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No more secrets?

Switzerland and the US have been at odds for the past couple of years over Swiss banking secrecy laws and claims by the US Inland Revenue Service that certain Swiss private banks were helping US citizens to avoid paying tax. <p>"In accordance with....[an] agreement between the United States and Switzerland, the IRS will submit a request for administrative assistance pursuant to the existing US-Switzerland Double Taxation Treaty to the Swiss Federal Tax Administration (SFTA). This request will seek information relating to certain accounts of US persons maintained at UBS in Switzerland. It is expected that approximately 4,450 accounts will be provided to the SFTA in response to this Treaty request," UBS said in a statement on its website. <p>What that means, in laymen's terms, is that the US and Switzerland finally called time on a row that threatened to create significant diplomatic problems between the two countries and the account details of 4,450 Americans will be handed over to US tax authorities. <p>In November 2008, the US Department of Justice indicted Raoul Weil, the then Chairman and Chief Executive Officer of Global Wealth Management & Business Banking at UBS, with helping thousands of US citizens to conceal something like $20 billion in bank accounts in Switzerland.<p>Weil, currently living in Switzerland, is wanted by the US Department of Justice and is listed as a fugitive. <p>Meanwhile, former UBS employee Bradley Birkenfeld, the senior private banker turned whistleblower whose inside knowledge of Swiss banking secrecy gave the US authorities an unprecedented inside view of how the country's laws work, was sentenced to three years in jail for helping Americans evade taxes. <p>"Birkenfeld got slammed because, for all the good he did, he didn't tell on himself," said Bloomberg news columnist Ann Woolner. <p>"The Birkenfeld sentence stands as an insult to any claim that the government wants whistleblowers to step up. Fear of retaliation and career suicide make it hard enough to rat on your boss. Now you can add the possibility of prison time as payment for your effort," she said. <p>What it means for the Middle East was summed up by Wegelin & Co Managing Partner Konrad Hummler who wrote in an investment commentary on the private bank's website, titled: 'Farewell America', "Even trickier is the question of how far the beneficiaries of legal entities are liable to withholding tax. Clearly liable, according to the text [of the 2001 "Qualified Intermediary" agreement], are active businesses; an American company holding securities in Switzerland, for example. Trusts, institutions and foundations are exempt if they meet certain -- naturally highly complex -- conditions.<p>"This was probably the trap in which the UBS clients were caught. Once the trap had closed, the American tax authorities shouted, "Abuse, fraud (and the likeC*)!" They set the trap themselves. Matters become really awkward when an impeccably non-American legal entity suddenly becomes 'contaminated' by a US person. Let's assume that Mr Abdullah has named his son Omar, as well as some of his other adult sons, as a beneficiary of his trust. As American tax law has turned him into a US person, Omar renders the trust liable to tax, and when Mr Abdullah dies, this may mean that the entire inheritance becomes liable to US estate tax, possibly at 45 per cent, for Mr Abdullah was extremely wealthy. Perhaps, and then again, perhaps not. But that doesn't matter -- the QI [Qualified Intermediary] should have known.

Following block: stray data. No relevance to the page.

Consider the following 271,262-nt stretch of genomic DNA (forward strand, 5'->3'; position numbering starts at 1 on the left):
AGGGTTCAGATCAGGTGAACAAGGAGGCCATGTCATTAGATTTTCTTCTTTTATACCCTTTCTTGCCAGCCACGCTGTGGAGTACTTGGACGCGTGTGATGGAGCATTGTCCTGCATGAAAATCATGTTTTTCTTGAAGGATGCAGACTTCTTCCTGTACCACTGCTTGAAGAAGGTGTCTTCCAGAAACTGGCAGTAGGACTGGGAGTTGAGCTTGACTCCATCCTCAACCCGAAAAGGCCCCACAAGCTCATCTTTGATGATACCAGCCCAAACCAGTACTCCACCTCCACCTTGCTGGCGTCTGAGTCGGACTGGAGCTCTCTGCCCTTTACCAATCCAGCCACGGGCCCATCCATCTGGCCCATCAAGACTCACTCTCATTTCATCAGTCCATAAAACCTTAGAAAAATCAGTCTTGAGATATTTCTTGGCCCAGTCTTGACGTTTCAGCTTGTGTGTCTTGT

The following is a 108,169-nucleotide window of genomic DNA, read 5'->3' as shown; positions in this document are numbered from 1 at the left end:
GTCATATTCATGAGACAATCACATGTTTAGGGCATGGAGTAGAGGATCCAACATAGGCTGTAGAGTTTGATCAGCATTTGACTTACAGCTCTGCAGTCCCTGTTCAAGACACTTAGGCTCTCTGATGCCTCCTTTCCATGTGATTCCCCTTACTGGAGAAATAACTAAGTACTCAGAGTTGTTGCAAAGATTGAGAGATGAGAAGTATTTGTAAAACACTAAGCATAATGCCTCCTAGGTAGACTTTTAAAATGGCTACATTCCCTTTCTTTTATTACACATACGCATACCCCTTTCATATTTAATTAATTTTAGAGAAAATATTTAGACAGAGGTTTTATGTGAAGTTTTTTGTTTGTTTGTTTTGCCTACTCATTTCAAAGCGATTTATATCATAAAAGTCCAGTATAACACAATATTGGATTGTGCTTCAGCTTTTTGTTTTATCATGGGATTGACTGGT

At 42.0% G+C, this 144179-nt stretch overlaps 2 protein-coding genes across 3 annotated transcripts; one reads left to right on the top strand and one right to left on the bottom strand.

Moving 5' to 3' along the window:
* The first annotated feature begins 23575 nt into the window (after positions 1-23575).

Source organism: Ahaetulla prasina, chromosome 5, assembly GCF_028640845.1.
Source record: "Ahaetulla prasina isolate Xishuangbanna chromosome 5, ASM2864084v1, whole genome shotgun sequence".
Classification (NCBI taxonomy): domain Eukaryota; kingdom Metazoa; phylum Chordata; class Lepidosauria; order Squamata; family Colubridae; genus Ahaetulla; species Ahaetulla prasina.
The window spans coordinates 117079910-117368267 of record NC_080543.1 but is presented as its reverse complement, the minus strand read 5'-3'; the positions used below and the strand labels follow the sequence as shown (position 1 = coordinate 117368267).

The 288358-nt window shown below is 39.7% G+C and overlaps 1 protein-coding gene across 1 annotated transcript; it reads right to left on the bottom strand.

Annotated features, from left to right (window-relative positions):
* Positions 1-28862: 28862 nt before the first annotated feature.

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Publication:Banker Middle East
Date:Oct 6, 2009
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